'The best books, reviewed with insight and charm, but without compromise.'
- author Jackie French

Thursday, 6 June 2019

Guest Post: Teena Raffa-Mulligan on Catching Butterflies


Every book has its own back story and sometimes as a writer I can’t pinpoint what inspired a particular book. When the Moon is a Smile is rather easier to explain.

One summer evening when our grandson Joel was small we set out for an after-dinner family walk along the beach path near our home. We hadn’t gone far when the crescent moon in the sky caught our attention.

Memory has blurred the lines over whether it was Joel or his mum who first said the moon was smiling, but as in the book’s dedication, that night he saw the moon smile. The moon as a smile was such a lovely image that it stayed with me.

About the same time our son was going through a marriage breakdown. He was fully committed to his role as a father and had been closely involved in the care of his two children from their earliest days.  The reality of having to now be a half-time dad was hitting him hard.

It wasn’t a conscious decision on my part to use the smiling moon and our son’s situation as the basis of a picture book to reassure young children going through a similar experience but in the days that followed the idea took hold and wouldn’t leave me alone.

As is my usual process with a picture book or poem, I scribbled random lines and story fragments on scrap paper when they came to mind in between other activities. Once I thought I had enough to work with I set up a rough spreads draft on a large sheet of lined paper to see how it would look in a book format. After playing around with that for a while I decided it was finished and prepared it for submission — but first I sought some feedback from my wonderful critique group. We have been meeting regularly for about 14 years and while they are not children’s authors, they are professional, multi-published authors and I value their feedback. They felt the story was ‘beautifully written’ and had my usual ‘charm and whimsy’ so I felt confident to send it out in the hope of an acceptance.


That original manuscript is not the published version of this story. The idea was there, but looking at it now I can see it was too serious and lacked the element of lightness that is in almost all my writing. The turning point in shaping it to the story it is today came when I booked in for a publisher critique during our annual SCBWI West Rottnest Retreat. Before I submitted it for this critique session I reworked the story because I felt something was missing. The feedback was positive and I came away with more suggestions of how to take my manuscript to the next level. This version didn’t make it to publication either but the rejection wasn’t hard to take: 'We are publishing a similar sort of picture book already — though I really liked this'. That was 2008 and over the ensuing decade I sent the story to various publishers without success, revising it from time to time along the way.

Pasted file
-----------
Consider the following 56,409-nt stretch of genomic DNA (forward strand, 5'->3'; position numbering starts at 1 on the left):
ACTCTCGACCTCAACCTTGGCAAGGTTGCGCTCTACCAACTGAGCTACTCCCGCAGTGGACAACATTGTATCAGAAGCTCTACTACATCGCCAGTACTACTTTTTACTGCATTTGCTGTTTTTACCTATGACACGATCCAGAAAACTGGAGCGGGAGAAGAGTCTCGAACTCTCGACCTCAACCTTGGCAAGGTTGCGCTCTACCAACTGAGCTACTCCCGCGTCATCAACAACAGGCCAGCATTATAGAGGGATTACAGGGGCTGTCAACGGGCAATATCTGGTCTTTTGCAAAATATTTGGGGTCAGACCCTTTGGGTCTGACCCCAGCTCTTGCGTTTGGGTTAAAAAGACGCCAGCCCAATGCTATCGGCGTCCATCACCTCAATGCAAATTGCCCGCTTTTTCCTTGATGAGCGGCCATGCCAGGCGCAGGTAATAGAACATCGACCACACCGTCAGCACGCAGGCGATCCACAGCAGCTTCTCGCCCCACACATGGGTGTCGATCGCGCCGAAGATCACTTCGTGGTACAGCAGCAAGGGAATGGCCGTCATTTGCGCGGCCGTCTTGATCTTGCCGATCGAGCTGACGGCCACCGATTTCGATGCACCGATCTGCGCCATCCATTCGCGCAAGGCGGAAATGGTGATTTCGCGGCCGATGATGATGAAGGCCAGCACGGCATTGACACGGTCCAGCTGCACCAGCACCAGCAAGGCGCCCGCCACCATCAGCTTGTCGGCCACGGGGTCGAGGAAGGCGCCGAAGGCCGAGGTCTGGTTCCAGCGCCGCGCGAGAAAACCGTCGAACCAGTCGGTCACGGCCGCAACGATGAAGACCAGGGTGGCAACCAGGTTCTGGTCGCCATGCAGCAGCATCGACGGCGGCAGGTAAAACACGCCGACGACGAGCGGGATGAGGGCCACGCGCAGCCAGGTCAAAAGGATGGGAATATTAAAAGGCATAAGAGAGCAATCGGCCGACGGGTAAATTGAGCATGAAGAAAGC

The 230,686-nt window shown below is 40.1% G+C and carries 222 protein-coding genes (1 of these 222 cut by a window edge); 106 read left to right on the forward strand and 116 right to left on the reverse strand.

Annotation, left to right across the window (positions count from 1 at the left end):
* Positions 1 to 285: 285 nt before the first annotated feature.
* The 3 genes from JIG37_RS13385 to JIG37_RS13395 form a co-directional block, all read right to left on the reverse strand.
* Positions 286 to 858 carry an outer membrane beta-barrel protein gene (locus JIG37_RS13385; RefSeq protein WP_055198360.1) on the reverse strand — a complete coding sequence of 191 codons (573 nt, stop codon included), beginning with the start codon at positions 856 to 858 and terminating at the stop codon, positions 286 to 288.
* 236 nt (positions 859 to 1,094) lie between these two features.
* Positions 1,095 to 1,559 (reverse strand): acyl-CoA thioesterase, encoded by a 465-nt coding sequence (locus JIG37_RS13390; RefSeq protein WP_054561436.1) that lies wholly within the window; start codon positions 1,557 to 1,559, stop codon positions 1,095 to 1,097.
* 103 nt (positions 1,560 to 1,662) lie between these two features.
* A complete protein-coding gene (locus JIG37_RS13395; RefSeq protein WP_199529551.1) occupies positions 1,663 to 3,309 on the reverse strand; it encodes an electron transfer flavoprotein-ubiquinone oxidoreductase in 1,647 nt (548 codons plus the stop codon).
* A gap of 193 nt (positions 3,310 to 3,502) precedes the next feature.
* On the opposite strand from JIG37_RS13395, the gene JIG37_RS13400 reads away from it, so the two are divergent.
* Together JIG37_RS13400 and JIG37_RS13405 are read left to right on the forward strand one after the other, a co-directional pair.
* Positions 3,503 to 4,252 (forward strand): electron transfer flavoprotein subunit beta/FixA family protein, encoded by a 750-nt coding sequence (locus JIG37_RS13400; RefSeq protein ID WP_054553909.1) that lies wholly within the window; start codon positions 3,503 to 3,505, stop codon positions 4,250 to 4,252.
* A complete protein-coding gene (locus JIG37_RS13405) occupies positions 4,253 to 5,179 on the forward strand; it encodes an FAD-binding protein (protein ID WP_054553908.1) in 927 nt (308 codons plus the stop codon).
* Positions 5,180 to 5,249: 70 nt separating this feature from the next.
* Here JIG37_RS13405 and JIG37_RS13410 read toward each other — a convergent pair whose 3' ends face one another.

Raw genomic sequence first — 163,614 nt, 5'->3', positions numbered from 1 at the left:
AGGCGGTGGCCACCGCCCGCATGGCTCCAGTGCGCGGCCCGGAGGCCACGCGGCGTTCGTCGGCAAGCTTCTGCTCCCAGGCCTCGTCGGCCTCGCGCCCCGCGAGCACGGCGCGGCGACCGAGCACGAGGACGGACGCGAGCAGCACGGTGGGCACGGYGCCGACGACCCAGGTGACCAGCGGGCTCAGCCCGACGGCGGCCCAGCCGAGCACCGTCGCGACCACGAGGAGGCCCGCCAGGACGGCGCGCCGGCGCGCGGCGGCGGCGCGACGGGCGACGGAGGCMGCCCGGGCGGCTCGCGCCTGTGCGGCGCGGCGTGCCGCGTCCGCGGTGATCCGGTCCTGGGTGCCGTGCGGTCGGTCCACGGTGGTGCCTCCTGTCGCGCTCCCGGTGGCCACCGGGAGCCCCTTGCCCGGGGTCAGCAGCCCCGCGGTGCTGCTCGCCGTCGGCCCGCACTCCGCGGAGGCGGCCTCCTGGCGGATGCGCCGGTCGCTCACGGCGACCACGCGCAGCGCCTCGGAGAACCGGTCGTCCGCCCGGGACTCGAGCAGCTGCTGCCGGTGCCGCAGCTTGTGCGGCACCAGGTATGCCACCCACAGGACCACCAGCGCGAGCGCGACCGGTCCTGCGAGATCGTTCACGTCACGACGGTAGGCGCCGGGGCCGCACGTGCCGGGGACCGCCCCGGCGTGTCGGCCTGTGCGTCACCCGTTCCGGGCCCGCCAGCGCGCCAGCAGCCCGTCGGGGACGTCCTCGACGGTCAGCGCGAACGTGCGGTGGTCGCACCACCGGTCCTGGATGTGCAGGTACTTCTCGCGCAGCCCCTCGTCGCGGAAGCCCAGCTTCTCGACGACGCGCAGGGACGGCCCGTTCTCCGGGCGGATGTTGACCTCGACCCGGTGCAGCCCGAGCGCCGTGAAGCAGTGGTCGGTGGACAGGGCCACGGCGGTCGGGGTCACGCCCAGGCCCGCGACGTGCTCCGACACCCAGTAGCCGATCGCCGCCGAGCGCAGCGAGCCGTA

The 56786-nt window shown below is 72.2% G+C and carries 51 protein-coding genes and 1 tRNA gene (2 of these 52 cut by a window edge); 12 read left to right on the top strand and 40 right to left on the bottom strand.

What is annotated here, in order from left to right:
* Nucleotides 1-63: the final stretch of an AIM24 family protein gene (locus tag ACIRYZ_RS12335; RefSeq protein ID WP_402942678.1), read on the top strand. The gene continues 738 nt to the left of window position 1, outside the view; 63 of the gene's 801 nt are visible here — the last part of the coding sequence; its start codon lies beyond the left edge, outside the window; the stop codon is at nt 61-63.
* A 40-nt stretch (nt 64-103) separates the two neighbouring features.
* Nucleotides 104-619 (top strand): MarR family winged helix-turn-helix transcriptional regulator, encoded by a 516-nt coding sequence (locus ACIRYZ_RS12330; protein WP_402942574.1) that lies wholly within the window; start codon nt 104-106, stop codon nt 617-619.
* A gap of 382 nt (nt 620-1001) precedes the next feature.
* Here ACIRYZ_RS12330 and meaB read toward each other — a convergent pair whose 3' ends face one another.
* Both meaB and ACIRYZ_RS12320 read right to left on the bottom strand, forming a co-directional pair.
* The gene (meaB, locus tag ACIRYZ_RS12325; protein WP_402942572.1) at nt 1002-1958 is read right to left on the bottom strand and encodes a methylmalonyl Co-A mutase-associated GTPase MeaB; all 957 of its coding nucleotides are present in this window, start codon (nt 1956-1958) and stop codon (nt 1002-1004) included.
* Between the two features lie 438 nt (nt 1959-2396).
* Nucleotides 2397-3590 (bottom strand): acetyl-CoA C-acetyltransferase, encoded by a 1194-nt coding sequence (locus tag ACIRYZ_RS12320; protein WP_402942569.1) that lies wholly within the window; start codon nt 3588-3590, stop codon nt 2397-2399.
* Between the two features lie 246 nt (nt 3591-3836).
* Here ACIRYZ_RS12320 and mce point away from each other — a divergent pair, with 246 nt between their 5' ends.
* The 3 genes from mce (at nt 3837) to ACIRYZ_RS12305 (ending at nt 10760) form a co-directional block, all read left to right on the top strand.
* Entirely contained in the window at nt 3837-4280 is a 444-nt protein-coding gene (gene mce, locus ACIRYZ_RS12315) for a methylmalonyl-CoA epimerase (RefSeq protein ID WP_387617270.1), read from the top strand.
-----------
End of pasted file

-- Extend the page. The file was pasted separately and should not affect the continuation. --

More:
The published version is number eight, which is more than I would usually do, so clearly there was something about this idea that wouldn’t leave me be.


Ideas are like butterflies. They flit through my mind, alighting for a moment or two then fluttering away. I have to be alert to catch them. My words are the nets I use to capture them in flight and pin them to the page. And just as butterflies go through various stages of becoming, my stories often change on their way to publication as this one did. On rare occasions, a story or poem will arrive almost fully formed. But usually it’s a process, an evolution from a fleeting idea that has the gentle touch of a spring breeze and can easily be missed. Catching them takes practice. It’s never too early to start.

I keep paper and pen handy at all times so I won’t be caught out. You might prefer to use your phone.

Stay curious. Be open to possibilities. The idea you dismiss might be the one with the most potential. You won’t know if you don’t follow it and see where it leads. With commitment to your craft and a little serendipity, it will connect you to readers. And isn’t sharing our stories the reason we write?

Teena Raffa-Mulligan is a reader, writer and daydream believer. She’s been a regular visitor to the world of make-believe since her primary school days and knew from an early age she wanted to be a writer. 

Teena writes across genres and has published picture books, chapter books, MG novels and many short stories and poems for children and adults. She shares her passion for books and writing by presenting talks and workshops to encourage people of all ages to write their own stories. Her writing life has also included a long career as a journalist and editor. Teena is convinced there is magic in every day if we choose to see it. She lives near the beach south of Perth and has three children with families of their own who provide plenty of ideas for new stories. 

Teena would love for you to share her writing journey with her via her website, writing blog or visit her on Facebook.

When the Moon is a Smile is available from DaisyLane Publishing and Amazon.com

















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